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Monday, July 20, 2015

Ant-Man 2015 * * 1/2 Stars

Ant-ManDirector: Peyton Reed
Year: 2015
Rated PG-13
Rating: * * 1/2 Stars
Cast: Paul Rudd, Michael Douglas, Evangeline Lilly

"Scott, I need you to be the Ant-Man." So quips the Michael Douglas character, a radical physicist with a penchant for training ant organisms of the malevolent kind. Me, well I had a "need" to see Ant-Man the movie, a "need" to like Ant-Man the movie, and a "need" to give said shebang a favorable review. Oh well, at least 1 out of 3 "needs" were meant. That ain't bad (oops, the saying is "two out of three ain't bad". Somewhere Meatloaf is complaining). Anyway, I've heard a couple of other critics talk about "Ant" in the same vein as last year's Guardians of the Galaxy. I honestly don't see it except for the whole sly humor-mixed-with-galloping maneuver concept. "Galaxy" does a reasonable job while the latter has a concoction that comes off as a bit uneven. It's corny when it should be compelling, it's action as pure exhilaration then action as completely risible (all you gotta do is watch a scene involving good versus evil via a battery powered train set), and finally, it's Paul Rudd showing us the funny instead of maybe expanding his acting repertoire. Truth be told, I didn't want another Honey, I Shrunk the Kids. I wanted Honey, I Shrunk the Badass Superhuman.

Referencing The Avengers multiple times, using enough CGI this side of Bruce Jenner to make Michael Douglas look thirty years younger (this was only in the first frame), and featuring a blink or you'll miss it cameo from Stan Lee (it's a Marvel Studios flick so of course), Ant-Man is something I wouldn't quite recommend. However, it's unlike any Marvel endeavor I've ever seen and heck, it's disparate from any film in general (we're talking some pretty broad territory here). It dares to be different and I give it points for that. The director is Peyton Reed. Recognized for normally helming comedies (The Break-Up, Down with Love), you wouldn't even know it was his baby had you not read "Ant's" dossier. He's like a new breed of action kingpin with his camera constantly moving. There are zippy flashbacks, tons of whip pans, and film pacing so earnest, the effect is dizzying. But while you admire his freewheeling technique, you wonder what he's trying to get Ant-Man to be. Was this thing intentionally meant to give off a Marvel spoof vibe? And is it a parody of the superhero/comic book genre? Oh and what's with all the out of place jokes killing much of the dramatic momentum. There was a concluding sequence where the protagonist and antagonist yelled childlike insults back and forth to each other (as shrunken human beings). I gotta confess, it was a laughable run-in that kind of made me wonder.

The story, which takes place monotonously in present day, subjugates thief and chronically absent father, Scott Lang (played by Paul Rudd who can't shake his romcom persona thereby staying in his acting comfort zone). He's been in and out of jail, he has no job (despite being college-educated), and his daughter is watched over by his ex-wife and her jerk husband (Bobby Cannavale as Paxton. His character is well, a cop. Ouch.). When he's arrested for the umpteenth time, he's taken out of the slammer (I won't reveal how) and tapped to work for a scientist named Hank Pym (Michael Douglas). Pym wants him to put on a suit, a suit which will allow him to shrink down to something the size of a penny. Here's where the ant species come into play: Lang learns to communicate with them via the guidance of the Douglas personality. They begin to act like humans and they help him steal government secrets from Pym's mentor who's also in the shrinking business (Darren Cross played by Corey Stoll). There's a robbery at a heavily secured building and as expected, chaos ensues with Rudd's Lang kicking some serious butt (I'm thinking it wasn't Pauly despite his buff physique. Come on, you knew a stuntman had to be wearing that shiny suit).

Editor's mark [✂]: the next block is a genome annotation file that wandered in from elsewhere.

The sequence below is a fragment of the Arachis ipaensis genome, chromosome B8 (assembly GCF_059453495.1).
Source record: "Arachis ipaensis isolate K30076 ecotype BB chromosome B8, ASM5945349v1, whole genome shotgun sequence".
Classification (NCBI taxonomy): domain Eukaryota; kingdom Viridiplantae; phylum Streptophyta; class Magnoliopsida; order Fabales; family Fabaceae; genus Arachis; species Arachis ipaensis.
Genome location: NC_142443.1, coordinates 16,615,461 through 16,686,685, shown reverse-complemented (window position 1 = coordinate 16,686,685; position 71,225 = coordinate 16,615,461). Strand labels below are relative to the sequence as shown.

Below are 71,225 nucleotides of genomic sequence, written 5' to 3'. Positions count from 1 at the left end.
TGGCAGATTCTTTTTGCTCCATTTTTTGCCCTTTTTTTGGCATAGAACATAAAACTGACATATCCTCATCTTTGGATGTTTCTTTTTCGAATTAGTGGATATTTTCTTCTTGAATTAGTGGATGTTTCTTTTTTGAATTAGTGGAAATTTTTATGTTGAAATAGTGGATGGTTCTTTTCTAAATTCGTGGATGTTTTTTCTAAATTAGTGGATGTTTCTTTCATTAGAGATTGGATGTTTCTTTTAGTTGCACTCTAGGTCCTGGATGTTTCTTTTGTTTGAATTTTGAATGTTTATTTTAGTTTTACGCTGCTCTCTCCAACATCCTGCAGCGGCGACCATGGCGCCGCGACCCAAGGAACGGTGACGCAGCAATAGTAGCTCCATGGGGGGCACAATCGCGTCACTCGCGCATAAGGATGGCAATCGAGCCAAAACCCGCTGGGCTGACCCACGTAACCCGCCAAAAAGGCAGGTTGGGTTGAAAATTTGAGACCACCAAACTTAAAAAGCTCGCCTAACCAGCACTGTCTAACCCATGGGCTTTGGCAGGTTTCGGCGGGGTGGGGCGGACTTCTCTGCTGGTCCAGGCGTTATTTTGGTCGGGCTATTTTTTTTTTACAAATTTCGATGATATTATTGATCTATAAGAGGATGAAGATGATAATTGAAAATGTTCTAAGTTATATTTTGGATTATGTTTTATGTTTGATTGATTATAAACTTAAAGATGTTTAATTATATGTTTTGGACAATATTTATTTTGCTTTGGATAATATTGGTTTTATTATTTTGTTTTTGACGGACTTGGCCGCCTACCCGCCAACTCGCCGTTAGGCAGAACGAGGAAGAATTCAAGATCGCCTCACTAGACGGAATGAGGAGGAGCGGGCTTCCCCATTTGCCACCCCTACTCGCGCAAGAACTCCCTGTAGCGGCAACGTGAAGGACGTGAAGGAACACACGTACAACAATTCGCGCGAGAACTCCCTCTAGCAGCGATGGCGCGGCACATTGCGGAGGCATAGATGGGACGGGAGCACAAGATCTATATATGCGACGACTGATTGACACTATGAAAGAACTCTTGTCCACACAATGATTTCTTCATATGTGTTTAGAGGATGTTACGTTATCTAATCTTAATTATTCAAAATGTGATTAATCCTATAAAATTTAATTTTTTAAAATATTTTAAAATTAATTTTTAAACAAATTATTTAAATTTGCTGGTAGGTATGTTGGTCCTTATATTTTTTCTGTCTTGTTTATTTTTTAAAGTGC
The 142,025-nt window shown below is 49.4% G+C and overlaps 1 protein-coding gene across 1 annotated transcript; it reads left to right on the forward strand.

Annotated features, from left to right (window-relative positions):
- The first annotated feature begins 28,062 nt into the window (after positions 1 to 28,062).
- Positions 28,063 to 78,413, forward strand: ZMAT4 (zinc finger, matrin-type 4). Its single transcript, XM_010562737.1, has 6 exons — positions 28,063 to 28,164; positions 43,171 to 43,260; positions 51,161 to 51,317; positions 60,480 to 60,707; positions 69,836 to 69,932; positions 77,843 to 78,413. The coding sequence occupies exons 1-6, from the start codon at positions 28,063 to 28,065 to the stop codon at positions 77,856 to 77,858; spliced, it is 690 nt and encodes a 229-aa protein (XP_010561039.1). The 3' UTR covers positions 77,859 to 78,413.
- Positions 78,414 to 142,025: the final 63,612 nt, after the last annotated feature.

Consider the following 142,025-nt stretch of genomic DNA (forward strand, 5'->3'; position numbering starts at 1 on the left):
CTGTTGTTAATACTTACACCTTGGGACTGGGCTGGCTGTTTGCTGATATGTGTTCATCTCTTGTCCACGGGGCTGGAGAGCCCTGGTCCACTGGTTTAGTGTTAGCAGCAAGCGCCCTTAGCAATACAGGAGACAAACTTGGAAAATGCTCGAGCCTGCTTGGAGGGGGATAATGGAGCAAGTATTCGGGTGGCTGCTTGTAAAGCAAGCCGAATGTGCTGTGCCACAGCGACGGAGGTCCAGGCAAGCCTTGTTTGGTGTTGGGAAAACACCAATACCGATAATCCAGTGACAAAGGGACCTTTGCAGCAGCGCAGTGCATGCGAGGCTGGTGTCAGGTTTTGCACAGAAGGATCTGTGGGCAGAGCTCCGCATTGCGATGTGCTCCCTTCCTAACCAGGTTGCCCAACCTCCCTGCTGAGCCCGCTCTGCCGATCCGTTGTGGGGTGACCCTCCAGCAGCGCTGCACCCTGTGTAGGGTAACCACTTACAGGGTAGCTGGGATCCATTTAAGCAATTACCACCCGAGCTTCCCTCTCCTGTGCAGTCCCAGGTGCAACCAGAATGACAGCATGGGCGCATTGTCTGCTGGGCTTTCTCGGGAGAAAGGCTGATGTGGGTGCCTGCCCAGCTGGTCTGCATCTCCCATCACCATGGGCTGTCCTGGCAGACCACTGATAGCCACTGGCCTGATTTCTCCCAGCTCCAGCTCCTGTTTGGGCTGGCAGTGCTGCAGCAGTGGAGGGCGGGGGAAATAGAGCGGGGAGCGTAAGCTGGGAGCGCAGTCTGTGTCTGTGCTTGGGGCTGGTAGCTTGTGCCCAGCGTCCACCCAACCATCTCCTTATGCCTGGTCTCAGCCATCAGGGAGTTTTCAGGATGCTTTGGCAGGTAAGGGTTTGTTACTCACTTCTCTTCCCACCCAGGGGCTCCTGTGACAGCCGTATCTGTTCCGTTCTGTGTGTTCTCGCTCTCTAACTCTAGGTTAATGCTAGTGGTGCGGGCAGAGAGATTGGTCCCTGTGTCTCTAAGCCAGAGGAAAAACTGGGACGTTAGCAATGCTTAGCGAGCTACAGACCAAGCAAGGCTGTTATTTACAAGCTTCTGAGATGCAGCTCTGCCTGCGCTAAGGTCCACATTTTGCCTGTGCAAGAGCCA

Now the strongest performance here, in fact comes from Stoll. He channels the obligatory archenemy. He underplays it with just the right amount of smarmy and slimy. When he executes a co-worker turning him into nothing but liquidity in a tissue, you squirm in your seat and know that he means business.

All in all, despite some eclectic, fistfight concatenations and a heist factor that is carried off with veritable aplomb, Ant-Man seems so small scale compared to other Marvel Studios films. I'm not saying that's a bad thing but the more you watch it, the more you forget that anything is really at stake (stuff like you know, the saving of the world or the fate of mankind hanging in the balance). There were moments to be had but it didn't possess the "ant"idote I was looking for. My rating: 2 and a half stars.

Of note: So OK, as I viewed Ant-Man, I kept thinking to myself, "this feels like a Disney movie". Well I checked the film's wiki page and it turns out I was half-right. I mean it's not a Disney vehicle per se but it is distributed by Walt Disney Studios Motion Pictures. Wow, you could have fooled me. This so-called Disney discern was not what I was hoping for and it came off as totally unexpected. Bummer. Also, I left during "Ant's" closing credits (after a midday screening) and was told that I missed an extended ending. If you the reader, end up seeing the flick, feel free to comment and let me know if it made things any better.

Written by Jesse Burleson

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